Rock band Cheap Trick said it best: “I want you to want me.”
That’s the scenario for brothers Drew and Jamie Eisinger, who are dealing with an unexpected change that could disrupt their future.
The Eisingers, both graduates of Jackson High School, still plan to play basketball for Eastern Washington University. But if they ever suit up for the Eagles of the Big Sky Conference, it won’t be for the coach who recruited them.
Former Eastern Washington head coach Mike Burns was let go May 30 and his successor, Kirk Earlywine, accepted the job June 14.
Since then, it’s been a bit crazy for the Eisingers, The Herald’s last two All-Area Boys Basketball Players of the Year (Drew in the 2005-2006 season, Jamie in 2006-2007). They hope Earlywine covets their skills as much as Burns, whose contract was not renewed after he guided Eastern to a record of 38-49 in three seasons.
“It’s been pretty hectic over there and we’re just trying to figure things out,” said Jamie Eisinger, a 5-foot-11 point guard who graduated from Jackson over the weekend.
Last month the brothers each signed an NCAA National Letter of Intent to accept Burns’ offer of athletic financial aid at Eastern, which competes in Division I-A.
The Eisingers recently had phone conversations with Earlywine. Their interest has not wavered, they said.
“It’s a new opportunity. It kind of opens a new door – a fresh start with everyone,” said Drew Eisinger, a 6-4 guard.
Added Jamie Eisinger, “We’re definitely still gonna (go there). Right now, unless the coach doesn’t want us, me and Drew (will play for Eastern).”
At this point, Earlywine doesn’t know if he wants the Eisingers – not yet, anyway.
Earlywine, who last season was the top assistant for the University of North Carolina Wilmington, has asked incoming recruits to send him game tapes. He plans to evaluate film as soon as possible and let players know how they fit, or don’t fit, into his plan.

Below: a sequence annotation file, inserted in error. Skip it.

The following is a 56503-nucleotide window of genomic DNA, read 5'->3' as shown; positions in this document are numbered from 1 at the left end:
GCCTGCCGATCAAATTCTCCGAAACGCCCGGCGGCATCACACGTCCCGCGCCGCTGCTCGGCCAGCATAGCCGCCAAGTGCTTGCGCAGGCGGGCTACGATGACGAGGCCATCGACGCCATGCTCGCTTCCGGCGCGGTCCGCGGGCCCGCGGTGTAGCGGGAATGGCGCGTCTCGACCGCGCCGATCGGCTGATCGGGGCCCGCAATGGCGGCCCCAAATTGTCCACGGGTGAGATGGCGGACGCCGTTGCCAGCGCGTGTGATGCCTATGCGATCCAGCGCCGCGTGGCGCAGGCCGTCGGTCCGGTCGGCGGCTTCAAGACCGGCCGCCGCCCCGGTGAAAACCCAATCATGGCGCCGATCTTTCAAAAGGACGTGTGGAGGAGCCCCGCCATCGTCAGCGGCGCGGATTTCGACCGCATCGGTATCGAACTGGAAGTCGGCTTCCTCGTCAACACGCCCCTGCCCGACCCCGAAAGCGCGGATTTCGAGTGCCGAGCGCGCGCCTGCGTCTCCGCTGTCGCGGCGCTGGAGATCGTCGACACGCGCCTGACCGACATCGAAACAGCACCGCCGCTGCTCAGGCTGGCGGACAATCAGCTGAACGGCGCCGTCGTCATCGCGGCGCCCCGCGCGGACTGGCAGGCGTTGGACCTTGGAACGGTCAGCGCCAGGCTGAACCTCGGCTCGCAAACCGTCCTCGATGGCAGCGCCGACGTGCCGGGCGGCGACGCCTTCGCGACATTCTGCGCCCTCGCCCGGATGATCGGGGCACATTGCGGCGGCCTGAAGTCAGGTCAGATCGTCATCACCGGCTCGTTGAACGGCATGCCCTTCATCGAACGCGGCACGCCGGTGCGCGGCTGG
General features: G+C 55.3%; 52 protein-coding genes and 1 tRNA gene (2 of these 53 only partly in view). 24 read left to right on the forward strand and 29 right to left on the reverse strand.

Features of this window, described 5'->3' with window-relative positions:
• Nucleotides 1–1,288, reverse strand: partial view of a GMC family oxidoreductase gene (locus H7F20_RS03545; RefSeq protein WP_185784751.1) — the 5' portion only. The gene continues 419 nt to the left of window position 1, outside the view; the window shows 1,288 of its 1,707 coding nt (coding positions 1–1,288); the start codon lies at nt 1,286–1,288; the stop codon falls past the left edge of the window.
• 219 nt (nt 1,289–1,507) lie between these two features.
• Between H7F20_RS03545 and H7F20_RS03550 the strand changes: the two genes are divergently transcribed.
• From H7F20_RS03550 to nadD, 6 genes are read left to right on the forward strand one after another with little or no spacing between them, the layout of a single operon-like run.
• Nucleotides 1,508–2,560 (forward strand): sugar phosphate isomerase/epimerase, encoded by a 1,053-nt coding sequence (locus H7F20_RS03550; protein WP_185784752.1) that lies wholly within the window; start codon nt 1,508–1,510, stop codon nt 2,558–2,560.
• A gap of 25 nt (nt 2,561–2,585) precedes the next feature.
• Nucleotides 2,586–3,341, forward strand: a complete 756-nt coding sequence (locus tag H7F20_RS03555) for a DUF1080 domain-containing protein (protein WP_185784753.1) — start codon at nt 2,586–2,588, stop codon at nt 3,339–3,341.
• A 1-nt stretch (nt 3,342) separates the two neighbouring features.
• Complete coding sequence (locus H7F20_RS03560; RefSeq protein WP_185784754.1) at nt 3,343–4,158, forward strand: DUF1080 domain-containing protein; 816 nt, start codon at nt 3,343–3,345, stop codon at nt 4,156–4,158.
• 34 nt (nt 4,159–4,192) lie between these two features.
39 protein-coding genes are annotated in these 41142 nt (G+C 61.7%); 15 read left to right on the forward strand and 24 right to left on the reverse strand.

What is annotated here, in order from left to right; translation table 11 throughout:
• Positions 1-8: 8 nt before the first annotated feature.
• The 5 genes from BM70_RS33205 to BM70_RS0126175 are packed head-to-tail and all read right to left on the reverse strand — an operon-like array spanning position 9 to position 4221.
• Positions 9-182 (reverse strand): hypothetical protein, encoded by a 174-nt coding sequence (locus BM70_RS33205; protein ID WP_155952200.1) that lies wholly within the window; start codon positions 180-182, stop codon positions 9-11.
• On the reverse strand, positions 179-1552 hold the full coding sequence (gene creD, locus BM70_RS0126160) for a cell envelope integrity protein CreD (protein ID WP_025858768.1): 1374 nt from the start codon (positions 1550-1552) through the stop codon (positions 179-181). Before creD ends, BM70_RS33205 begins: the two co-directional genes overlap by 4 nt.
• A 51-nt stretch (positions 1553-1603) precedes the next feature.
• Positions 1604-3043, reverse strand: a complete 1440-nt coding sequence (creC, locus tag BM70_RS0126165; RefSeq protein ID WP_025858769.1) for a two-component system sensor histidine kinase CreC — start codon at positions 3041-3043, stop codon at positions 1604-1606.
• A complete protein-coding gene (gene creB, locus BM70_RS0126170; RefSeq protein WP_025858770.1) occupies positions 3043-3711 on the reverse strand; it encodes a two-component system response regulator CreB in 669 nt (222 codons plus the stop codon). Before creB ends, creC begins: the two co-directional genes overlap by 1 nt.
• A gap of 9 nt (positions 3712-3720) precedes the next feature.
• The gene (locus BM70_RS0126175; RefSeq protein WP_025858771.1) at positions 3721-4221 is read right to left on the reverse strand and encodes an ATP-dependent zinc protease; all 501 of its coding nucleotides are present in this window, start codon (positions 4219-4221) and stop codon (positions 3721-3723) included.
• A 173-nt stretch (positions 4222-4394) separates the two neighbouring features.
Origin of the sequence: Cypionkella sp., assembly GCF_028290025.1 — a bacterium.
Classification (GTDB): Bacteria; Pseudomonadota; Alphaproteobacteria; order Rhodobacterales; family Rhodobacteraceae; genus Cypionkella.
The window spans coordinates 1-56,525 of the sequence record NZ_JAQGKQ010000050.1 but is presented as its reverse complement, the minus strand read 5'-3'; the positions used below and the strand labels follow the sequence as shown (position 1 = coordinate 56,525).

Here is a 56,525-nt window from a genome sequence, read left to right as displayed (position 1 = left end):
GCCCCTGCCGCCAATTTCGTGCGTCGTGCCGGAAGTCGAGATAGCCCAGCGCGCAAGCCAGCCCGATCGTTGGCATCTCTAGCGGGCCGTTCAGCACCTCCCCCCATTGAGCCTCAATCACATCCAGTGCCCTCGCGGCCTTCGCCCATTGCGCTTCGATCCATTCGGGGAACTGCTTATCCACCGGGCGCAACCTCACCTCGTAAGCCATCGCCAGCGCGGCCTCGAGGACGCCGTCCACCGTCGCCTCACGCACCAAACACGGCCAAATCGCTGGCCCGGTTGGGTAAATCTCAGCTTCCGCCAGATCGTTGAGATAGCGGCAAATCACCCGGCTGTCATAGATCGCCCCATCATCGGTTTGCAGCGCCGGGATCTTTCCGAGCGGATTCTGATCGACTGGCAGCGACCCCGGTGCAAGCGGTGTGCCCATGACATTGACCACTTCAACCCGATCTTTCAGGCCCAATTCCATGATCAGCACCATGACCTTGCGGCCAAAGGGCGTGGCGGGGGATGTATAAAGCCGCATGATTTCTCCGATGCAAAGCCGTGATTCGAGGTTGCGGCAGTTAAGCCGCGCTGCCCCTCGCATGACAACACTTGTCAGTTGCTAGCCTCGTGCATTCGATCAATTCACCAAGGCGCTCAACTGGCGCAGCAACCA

“When I get that video, I’ll watch it immediately and then at that point we can have a much more in-depth conversation about my style and my system and their strengths and weaknesses,” said Earlywine, who was reached by phone Monday as he drove to Eastern Washington. Earlier in the day he met with a few of Eastern’s returning players who were in the Puget Sound area.
“I want to do what’s fair to (recruits like the Eisingers),” said Earlywine, whose 22-year collegiate coaching career includes stints as an assistant at the University of Utah (1989-1993) and Weber State University (1999-2006). “For me to tell them how I think they’d fit in, how many minutes they’d play … right now would be irresponsible for me to (do).”
If the Jackson High alums and Earlywine click, the Eisingers would become the first brothers to join Eastern’s program since it joined the Division I-A ranks. However, if things don’t work out, the Eisingers could ask for a release from Eastern and pursue other options.
The Eisingers expected to join a Burns-coached Eagles squad that topped the Big Sky in scoring average (84.2 points per game) this past season. But Eastern allowed almost as many points, 82.6, as it scored, finishing last among the conference’s nine teams in scoring defense.
Earlywine, who turns 43 July 4, described himself as a defensive-minded coach who primarily wants to focus on improving at that end of the court.
The Eisinger brothers called Burns’ departure a shock. They said they’re ready to adapt, though.
“It’s kind of a bummer,” Jamie Eisinger said, “but I guess we’ll just move on.”
Said Drew Eisinger, “I really want to show (Earlywine) what I’ve got.”
The brothers hope their game tapes are a hit with the new coach.